Palmer amaranth resistance to protoporphyrinogen oxidase (PPO)-inhibiting herbicides has become an increasing problem to producers throughout the southeast region of the United States. Traditionally, these herbicides can be used as foliar-applied and soil-applied in glyphosate resistant (GR) cropping systems to control GR Palmer amaranth. Heavy reliance on PPO herbicides has contributed to the increased selection for PPO inhibitor-resistant (PPO-R) Palmer amaranth biotypes. Dose response greenhouse research was conducted to evaluate the efficacy of soil-applied flumioxazin, fomesafen, saflufenacil and sulfentrazone on a known susceptible (S) and resistant (R) Palmer amaranth biotype. Both R and S populations reached maximum germination at 14 d after treatment (DAT). The data from this study suggests complete control (100%) was achieved for the S biotype at 35 d after treatment (DAT) with all herbicides. The R biotype showed difference among herbicide treatments with flumioxazin and saflufenacil having similar responses in control and fomesafen and sulfentrazone resulting in less control of the R Palmer amaranth biotypes. The calculated relative resistance factor ranged from 3.5 to 6.0, and averaged 5X for the four herbicides. This research indicated that the PPO-R population was still responsive to all tested herbicides, but a low level of resistance was present.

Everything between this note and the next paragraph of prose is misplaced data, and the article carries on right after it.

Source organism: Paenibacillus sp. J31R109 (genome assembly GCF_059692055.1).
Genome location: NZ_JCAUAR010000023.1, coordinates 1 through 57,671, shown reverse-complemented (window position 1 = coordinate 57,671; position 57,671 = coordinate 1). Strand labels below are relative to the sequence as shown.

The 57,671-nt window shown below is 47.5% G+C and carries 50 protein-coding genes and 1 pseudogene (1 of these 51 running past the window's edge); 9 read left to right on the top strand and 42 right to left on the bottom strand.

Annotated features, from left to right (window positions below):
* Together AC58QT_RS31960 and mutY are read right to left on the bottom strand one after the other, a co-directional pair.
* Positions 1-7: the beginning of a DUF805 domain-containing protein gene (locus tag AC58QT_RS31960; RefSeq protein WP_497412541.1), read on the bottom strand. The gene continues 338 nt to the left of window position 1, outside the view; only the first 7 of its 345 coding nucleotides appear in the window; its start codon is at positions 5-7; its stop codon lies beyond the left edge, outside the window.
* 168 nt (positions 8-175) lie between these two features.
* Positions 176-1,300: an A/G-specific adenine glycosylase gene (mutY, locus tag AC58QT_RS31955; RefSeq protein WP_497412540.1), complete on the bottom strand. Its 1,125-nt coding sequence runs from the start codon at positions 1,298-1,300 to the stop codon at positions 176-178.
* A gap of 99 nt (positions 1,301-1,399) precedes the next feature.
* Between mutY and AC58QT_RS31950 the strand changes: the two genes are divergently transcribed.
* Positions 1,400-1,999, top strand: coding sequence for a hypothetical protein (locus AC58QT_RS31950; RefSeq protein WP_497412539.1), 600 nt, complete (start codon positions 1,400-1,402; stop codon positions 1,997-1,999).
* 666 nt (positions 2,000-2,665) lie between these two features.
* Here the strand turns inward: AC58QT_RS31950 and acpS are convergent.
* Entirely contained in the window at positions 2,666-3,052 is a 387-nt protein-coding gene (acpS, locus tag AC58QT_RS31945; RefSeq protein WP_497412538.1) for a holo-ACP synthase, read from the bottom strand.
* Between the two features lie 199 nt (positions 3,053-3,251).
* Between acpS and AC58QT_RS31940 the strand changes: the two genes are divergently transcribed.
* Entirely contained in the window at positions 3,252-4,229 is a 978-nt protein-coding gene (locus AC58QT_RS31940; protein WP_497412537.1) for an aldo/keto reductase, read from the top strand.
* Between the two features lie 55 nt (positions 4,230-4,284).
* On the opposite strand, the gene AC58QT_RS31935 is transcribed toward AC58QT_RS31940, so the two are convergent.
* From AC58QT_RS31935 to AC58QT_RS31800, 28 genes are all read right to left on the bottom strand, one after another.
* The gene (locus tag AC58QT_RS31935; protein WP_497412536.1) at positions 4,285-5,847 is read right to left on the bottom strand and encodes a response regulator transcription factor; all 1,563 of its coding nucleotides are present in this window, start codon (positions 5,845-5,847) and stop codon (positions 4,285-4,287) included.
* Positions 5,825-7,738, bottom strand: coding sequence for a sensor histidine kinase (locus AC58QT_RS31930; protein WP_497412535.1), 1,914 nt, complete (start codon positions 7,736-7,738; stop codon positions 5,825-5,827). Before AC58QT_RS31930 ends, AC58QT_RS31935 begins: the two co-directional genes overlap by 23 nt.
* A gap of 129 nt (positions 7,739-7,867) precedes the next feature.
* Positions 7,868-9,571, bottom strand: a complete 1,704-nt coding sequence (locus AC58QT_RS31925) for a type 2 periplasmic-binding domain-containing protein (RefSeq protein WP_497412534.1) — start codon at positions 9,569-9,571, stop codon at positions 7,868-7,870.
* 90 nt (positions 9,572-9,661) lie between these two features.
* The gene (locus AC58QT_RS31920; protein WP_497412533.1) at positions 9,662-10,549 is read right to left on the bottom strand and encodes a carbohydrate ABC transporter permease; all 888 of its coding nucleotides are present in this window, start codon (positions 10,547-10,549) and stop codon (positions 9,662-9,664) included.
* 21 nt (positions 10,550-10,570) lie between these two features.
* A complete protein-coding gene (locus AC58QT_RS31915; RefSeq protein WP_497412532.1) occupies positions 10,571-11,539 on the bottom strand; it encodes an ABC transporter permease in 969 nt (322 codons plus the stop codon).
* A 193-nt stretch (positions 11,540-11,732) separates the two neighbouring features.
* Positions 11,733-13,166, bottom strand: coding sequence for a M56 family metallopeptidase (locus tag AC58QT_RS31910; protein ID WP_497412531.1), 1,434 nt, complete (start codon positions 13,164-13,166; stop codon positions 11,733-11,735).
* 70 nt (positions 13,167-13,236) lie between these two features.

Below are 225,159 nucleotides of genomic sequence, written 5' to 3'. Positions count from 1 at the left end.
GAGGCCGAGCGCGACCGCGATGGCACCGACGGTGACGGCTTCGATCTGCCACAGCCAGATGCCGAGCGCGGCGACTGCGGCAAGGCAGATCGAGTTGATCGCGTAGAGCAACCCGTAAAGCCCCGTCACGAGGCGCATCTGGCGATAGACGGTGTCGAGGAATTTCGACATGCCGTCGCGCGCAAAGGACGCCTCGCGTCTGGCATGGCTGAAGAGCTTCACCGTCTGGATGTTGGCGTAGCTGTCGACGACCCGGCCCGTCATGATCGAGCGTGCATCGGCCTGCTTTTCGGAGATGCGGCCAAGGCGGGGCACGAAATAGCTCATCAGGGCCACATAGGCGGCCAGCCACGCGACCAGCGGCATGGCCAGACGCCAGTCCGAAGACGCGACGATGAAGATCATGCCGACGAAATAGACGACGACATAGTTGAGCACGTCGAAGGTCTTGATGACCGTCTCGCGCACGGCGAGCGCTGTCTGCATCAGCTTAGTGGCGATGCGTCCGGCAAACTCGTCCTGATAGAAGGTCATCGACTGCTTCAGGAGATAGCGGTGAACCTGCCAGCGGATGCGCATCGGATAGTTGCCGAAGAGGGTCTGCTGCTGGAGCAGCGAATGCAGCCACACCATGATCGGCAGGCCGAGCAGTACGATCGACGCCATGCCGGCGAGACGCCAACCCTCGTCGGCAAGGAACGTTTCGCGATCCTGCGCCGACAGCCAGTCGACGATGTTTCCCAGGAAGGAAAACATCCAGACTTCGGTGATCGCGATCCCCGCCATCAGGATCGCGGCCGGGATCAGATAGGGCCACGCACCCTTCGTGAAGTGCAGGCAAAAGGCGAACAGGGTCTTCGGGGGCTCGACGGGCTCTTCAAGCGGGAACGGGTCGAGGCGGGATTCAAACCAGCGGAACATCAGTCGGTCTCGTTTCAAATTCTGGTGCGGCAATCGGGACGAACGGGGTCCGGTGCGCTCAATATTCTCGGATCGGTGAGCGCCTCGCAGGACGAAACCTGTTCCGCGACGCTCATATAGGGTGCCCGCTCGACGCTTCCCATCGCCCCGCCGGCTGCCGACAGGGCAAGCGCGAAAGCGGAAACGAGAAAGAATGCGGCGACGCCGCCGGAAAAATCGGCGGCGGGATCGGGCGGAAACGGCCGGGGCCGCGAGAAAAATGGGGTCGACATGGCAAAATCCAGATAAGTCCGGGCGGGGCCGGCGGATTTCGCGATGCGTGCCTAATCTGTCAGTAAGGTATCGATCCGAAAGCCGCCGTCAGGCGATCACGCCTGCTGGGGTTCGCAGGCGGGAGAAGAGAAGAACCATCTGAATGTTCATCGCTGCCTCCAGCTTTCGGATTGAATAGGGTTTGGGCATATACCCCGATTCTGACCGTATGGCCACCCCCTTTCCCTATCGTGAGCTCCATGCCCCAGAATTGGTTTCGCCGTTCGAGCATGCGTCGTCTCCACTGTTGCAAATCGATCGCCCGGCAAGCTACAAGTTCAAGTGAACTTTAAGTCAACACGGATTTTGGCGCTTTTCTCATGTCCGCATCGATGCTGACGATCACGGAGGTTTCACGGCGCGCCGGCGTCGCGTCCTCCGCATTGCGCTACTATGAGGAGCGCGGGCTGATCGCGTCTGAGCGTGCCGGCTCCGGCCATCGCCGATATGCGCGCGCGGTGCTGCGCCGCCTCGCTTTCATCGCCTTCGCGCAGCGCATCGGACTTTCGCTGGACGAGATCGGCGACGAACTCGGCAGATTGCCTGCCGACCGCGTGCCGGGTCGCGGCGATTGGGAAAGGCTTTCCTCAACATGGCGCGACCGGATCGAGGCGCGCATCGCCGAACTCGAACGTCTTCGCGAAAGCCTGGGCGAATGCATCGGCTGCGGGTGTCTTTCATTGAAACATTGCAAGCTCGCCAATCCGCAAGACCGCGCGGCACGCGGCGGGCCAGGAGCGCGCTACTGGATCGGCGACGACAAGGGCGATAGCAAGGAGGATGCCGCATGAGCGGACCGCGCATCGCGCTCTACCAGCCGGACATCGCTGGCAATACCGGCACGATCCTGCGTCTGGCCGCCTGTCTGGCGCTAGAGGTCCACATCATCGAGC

Nomenclature: Flumioxazin; fomesafen; saflufenacil; sulfentrazone; Palmer amaranth, Amaranthus palmeri S. Wats